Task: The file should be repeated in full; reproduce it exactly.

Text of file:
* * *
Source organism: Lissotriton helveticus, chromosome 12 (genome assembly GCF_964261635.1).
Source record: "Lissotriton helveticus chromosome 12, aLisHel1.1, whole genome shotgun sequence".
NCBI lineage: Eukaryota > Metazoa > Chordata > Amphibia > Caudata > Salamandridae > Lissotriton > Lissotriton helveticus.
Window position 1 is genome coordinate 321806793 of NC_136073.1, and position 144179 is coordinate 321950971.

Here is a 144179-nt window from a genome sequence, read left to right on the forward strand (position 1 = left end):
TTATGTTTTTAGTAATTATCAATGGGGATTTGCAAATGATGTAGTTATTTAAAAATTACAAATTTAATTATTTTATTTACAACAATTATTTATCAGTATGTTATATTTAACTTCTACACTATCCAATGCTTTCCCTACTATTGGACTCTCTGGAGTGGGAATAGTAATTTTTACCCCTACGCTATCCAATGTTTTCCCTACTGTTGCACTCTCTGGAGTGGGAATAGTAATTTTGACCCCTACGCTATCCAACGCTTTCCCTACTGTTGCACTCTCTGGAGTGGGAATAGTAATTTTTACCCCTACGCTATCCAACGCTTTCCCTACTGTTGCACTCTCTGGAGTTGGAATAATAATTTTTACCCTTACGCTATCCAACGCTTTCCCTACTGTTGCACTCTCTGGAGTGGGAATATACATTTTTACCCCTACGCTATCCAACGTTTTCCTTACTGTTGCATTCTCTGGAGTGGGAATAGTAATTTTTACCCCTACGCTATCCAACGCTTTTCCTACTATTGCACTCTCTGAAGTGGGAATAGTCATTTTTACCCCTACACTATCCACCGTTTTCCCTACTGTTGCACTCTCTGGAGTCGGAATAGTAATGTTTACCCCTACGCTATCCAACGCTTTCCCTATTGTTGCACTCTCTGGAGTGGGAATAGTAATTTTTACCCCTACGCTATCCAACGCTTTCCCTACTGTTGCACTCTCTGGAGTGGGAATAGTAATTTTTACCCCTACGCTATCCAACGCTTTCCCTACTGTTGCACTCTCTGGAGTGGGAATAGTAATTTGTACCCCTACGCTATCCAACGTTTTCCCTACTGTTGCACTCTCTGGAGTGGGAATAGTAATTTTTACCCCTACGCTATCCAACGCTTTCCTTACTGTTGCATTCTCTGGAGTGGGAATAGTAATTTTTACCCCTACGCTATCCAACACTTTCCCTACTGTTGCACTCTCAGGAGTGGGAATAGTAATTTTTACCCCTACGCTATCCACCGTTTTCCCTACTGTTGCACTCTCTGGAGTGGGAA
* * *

Source organism: Lissotriton helveticus, chromosome 12 (genome assembly GCF_964261635.1).
Source record: "Lissotriton helveticus chromosome 12, aLisHel1.1, whole genome shotgun sequence".
NCBI lineage: Eukaryota > Metazoa > Chordata > Amphibia > Caudata > Salamandridae > Lissotriton > Lissotriton helveticus.
Window position 1 is genome coordinate 321806793 of NC_136073.1, and position 144179 is coordinate 321950971.

Here is a 144179-nt window from a genome sequence, read left to right on the forward strand (position 1 = left end):
TTATGTTTTTAGTAATTATCAATGGGGATTTGCAAATGATGTAGTTATTTAAAAATTACAAATTTAATTATTTTATTTACAACAATTATTTATCAGTATGTTATATTTAACTTCTACACTATCCAATGCTTTCCCTACTATTGGACTCTCTGGAGTGGGAATAGTAATTTTTACCCCTACGCTATCCAATGTTTTCCCTACTGTTGCACTCTCTGGAGTGGGAATAGTAATTTTGACCCCTACGCTATCCAACGCTTTCCCTACTGTTGCACTCTCTGGAGTGGGAATAGTAATTTTTACCCCTACGCTATCCAACGCTTTCCCTACTGTTGCACTCTCTGGAGTTGGAATAATAATTTTTACCCTTACGCTATCCAACGCTTTCCCTACTGTTGCACTCTCTGGAGTGGGAATATACATTTTTACCCCTACGCTATCCAACGTTTTCCTTACTGTTGCATTCTCTGGAGTGGGAATAGTAATTTTTACCCCTACGCTATCCAACGCTTTTCCTACTATTGCACTCTCTGAAGTGGGAATAGTCATTTTTACCCCTACACTATCCACCGTTTTCCCTACTGTTGCACTCTCTGGAGTCGGAATAGTAATGTTTACCCCTACGCTATCCAACGCTTTCCCTATTGTTGCACTCTCTGGAGTGGGAATAGTAATTTTTACCCCTACGCTATCCAACGCTTTCCCTACTGTTGCACTCTCTGGAGTGGGAATAGTAATTTTTACCCCTACGCTATCCAACGCTTTCCCTACTGTTGCACTCTCTGGAGTGGGAATAGTAATTTGTACCCCTACGCTATCCAACGTTTTCCCTACTGTTGCACTCTCTGGAGTGGGAATAGTAATTTTTACCCCTACGCTATCCAACGCTTTCCTTACTGTTGCATTCTCTGGAGTGGGAATAGTAATTTTTACCCCTACGCTATCCAACACTTTCCCTACTGTTGCACTCTCAGGAGTGGGAATAGTAATTTTTACCCCTACGCTATCCACCGTTTTCCCTACTGTTGCACTCTCTGGAGTGGGAA